By Tiffany Ryes, International Banker
For a unique getaway that is sure to defy expectations, head to the Pearl of the Orient known as Japan. An ultra-high-tech country that is still amazingly steeped in its time-honoured traditions, you’ll find Japan to be a land of amazing contrasts. Here you can expect to find the world’s fastest bullet trains and most state-of-the-art gadgets right alongside Shinto shrines and samurai swords. You can catch a glimpse of the country’s most cutting-edge contemporary cultures in its busiest districts, or simply enjoy a quaint and quiet zen moment enjoying a ramen or two in a traditional ryokan.
This juxtaposition of Japan’s rich history and vibrant energy is all woven together by superb food and picturesque landscapes, and the best way to experience all of what Japan has to offer is to book nothing less than a luxury Japanese getaway in one of these fabulous locations.
Suiran-A Luxury Collection Hotel (Kyoto)
Tucked alongside the peaceful Hozu River and amidst the breathtaking Arashiyama hills, Suiran—A Luxury Collection Hotel in Kyoto offers a Japanese experience that is truly relaxing and inspiring. The hotel is located in Arashiyama, in the western part of Kyoto. This location provides guests easy access to the district’s most distinguished attractions, such as the Arashiyama Bamboo Grove, Togetsu Bridge, Monkey Park and one of Kyoto’s five great Zen temples, Tenryuji Temple.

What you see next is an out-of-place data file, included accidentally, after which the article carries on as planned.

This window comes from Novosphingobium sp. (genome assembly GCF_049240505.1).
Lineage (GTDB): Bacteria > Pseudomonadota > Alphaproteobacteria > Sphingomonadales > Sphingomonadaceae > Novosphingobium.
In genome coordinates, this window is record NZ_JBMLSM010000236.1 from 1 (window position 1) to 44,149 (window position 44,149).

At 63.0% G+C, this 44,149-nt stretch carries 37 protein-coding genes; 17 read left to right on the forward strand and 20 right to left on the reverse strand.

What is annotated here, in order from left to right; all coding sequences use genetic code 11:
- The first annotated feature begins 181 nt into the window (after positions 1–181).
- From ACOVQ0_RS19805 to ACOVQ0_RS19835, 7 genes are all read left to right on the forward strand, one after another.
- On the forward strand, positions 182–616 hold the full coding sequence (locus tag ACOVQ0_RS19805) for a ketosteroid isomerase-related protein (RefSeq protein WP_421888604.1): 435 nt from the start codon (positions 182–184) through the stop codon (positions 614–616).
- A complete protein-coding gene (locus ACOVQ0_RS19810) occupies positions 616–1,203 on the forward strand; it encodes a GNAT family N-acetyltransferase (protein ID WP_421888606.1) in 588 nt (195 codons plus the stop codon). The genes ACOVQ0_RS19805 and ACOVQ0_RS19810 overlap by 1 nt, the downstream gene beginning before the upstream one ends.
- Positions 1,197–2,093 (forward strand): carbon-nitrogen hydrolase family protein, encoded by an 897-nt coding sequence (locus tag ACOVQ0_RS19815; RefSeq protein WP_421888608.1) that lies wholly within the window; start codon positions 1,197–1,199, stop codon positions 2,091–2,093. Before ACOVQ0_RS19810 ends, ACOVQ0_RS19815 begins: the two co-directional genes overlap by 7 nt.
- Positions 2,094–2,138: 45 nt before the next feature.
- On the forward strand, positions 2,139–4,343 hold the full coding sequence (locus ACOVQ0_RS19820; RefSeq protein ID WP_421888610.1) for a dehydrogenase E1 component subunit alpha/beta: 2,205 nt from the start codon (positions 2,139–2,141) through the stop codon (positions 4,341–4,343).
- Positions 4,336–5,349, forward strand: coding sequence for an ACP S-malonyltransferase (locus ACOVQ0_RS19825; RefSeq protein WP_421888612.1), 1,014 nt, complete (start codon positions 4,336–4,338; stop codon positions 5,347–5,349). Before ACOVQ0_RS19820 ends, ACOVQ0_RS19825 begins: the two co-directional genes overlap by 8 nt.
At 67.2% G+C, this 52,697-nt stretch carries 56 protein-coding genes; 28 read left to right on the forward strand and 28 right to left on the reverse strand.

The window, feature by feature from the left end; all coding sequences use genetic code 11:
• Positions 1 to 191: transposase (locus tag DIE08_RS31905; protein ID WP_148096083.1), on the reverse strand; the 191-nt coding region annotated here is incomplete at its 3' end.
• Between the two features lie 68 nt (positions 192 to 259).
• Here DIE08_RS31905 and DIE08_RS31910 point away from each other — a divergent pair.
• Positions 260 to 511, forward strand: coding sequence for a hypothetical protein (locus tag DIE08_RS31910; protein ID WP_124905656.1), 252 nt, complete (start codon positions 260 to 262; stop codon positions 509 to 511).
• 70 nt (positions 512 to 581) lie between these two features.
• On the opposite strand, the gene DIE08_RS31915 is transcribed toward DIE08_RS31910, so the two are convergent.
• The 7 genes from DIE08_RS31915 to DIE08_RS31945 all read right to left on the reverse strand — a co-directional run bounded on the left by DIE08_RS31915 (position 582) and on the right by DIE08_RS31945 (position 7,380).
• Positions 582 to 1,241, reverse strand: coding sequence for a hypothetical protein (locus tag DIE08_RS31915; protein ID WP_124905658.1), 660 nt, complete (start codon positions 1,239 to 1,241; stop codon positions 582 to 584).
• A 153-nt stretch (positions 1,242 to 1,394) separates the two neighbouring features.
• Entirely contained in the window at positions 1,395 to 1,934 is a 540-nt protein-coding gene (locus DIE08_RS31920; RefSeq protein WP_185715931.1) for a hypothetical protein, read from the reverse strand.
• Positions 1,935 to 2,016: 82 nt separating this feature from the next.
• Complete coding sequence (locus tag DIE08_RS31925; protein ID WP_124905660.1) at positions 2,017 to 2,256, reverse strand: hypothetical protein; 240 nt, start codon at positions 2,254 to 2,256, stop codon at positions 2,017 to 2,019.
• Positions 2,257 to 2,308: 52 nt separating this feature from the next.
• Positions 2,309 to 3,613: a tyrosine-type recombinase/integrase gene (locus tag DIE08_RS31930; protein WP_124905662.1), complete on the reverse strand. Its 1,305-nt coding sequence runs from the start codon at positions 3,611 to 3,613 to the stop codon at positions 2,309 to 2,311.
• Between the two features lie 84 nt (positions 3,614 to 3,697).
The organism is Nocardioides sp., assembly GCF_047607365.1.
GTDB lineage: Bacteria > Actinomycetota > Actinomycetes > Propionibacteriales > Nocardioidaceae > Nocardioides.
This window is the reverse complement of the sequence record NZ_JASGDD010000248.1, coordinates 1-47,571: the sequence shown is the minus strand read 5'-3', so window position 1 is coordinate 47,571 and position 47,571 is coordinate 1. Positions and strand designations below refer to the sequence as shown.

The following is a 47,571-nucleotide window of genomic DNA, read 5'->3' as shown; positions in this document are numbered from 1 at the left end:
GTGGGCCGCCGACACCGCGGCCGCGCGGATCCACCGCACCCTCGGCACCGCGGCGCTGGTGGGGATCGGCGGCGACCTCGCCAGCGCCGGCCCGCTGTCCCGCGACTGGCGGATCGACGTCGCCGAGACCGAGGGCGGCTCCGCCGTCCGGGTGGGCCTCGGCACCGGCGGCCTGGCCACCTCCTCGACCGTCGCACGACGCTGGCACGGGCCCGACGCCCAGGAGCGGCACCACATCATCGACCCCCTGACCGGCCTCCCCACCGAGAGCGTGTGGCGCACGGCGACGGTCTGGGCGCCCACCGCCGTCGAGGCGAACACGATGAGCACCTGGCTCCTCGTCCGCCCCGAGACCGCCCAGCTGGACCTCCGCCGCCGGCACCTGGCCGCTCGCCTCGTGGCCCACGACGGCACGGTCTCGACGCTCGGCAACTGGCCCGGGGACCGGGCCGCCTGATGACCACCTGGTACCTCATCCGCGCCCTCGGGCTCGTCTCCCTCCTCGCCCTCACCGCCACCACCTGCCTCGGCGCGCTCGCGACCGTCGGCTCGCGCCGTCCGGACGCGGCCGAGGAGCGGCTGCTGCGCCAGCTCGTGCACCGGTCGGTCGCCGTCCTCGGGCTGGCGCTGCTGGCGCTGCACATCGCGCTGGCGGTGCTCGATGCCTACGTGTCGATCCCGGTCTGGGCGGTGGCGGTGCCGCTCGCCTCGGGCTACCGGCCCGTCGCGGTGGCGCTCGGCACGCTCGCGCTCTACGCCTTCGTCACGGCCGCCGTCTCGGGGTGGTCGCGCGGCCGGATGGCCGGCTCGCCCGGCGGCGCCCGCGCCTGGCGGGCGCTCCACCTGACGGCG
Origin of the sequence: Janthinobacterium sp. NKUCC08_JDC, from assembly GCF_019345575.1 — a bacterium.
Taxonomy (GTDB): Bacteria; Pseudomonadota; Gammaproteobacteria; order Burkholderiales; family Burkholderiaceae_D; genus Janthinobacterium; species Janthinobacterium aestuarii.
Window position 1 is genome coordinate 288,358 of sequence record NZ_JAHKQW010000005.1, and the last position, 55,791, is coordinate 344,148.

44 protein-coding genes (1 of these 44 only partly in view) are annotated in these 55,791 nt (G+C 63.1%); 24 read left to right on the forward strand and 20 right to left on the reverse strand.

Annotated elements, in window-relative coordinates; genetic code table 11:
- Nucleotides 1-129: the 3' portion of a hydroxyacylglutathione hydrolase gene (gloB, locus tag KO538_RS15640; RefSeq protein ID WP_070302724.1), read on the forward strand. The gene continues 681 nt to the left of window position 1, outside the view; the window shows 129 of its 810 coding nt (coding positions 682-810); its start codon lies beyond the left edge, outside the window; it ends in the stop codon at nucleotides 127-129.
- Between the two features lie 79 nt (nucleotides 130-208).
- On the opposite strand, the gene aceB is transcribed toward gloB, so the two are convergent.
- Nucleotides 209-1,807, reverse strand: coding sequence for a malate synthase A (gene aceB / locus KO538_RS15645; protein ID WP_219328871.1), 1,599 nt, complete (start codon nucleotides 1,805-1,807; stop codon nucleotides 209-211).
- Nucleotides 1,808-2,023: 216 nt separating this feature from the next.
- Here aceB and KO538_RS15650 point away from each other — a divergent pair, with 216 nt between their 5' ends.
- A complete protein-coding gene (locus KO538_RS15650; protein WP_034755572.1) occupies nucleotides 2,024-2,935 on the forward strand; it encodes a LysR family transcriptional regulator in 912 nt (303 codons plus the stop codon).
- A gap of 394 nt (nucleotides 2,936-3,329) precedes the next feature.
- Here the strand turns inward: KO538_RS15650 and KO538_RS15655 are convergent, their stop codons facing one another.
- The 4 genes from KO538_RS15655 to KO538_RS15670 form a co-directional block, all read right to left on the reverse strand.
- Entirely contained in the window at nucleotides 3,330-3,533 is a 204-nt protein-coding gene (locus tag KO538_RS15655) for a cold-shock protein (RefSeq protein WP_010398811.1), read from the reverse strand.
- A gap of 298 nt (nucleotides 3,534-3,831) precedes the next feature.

Still, guests will find themselves going back to the district’s gem, Suiran itself. They can bask in the sun alongside the Katsuma River, surrounded by dainty Japanese pines. They can also lounge in one of the 39 rooms, including four suites, that all manage to provide privacy and intimacy without losing that unique Japanese hospitality. Every spacious room combines the finest comforts of modern living with that unmistakable Japanese aesthetic. Heavenly Simmons beds and high-tech appliances such as flat-screen televisions feel right at home inside a traditional ryokan setting. Tatami mat floors, black-lacquered furniture, wood-textured walls and a clean, minimalist theme create the makings of a truly zen experience. And if that’s not all, each room offers open-air, hot-spring baths in a cedar onsenthat provides the perfect way to cap off each day in Suiran, while listening to the faint, nearby sounds of the rushing river or the trickling falls.
Truly, this Starwood Luxury Collection Hotel combines the best of both worlds in perfect harmony—the modern delights offered by Japanese design and technology combined with the richly historic culture that is uniquely Japan.
Amanemu (Ise-Shima National Park)
A study in minimalistic elegance that is unmistakably Japanese, the celebrated Aman chain of hotel’s latest gem, Amanemu, is a must-visit for discerning travellers. This hotel, located right in the heart of the Ise-Shima National Park on the southern coast of Honshu, is built around natural hot springs, celebrating the well-loved and time-honoured tradition of the onsen. A visit to Amanemu is an unfolding of a promise of relaxation, rejuvenation and inspiration. From the spacious, minimalist rooms that showcase its natural materials and genuine Japanese aesthetic, to the picturesque views of the lush forest and Ago Bay, guests can feel harmony and tranquillity.
Still, true to Aman’s exacting standards, Amanemu’s accommodations are meticulously planned. The 24 spacious suites and four two-bedroom villas offer peaceful, well-appointed sanctuaries that spill out to the private onsens and lush gardens. The low-tiled roofs, bare cedar walls and natural-hued furniture feature the Minka aesthetic.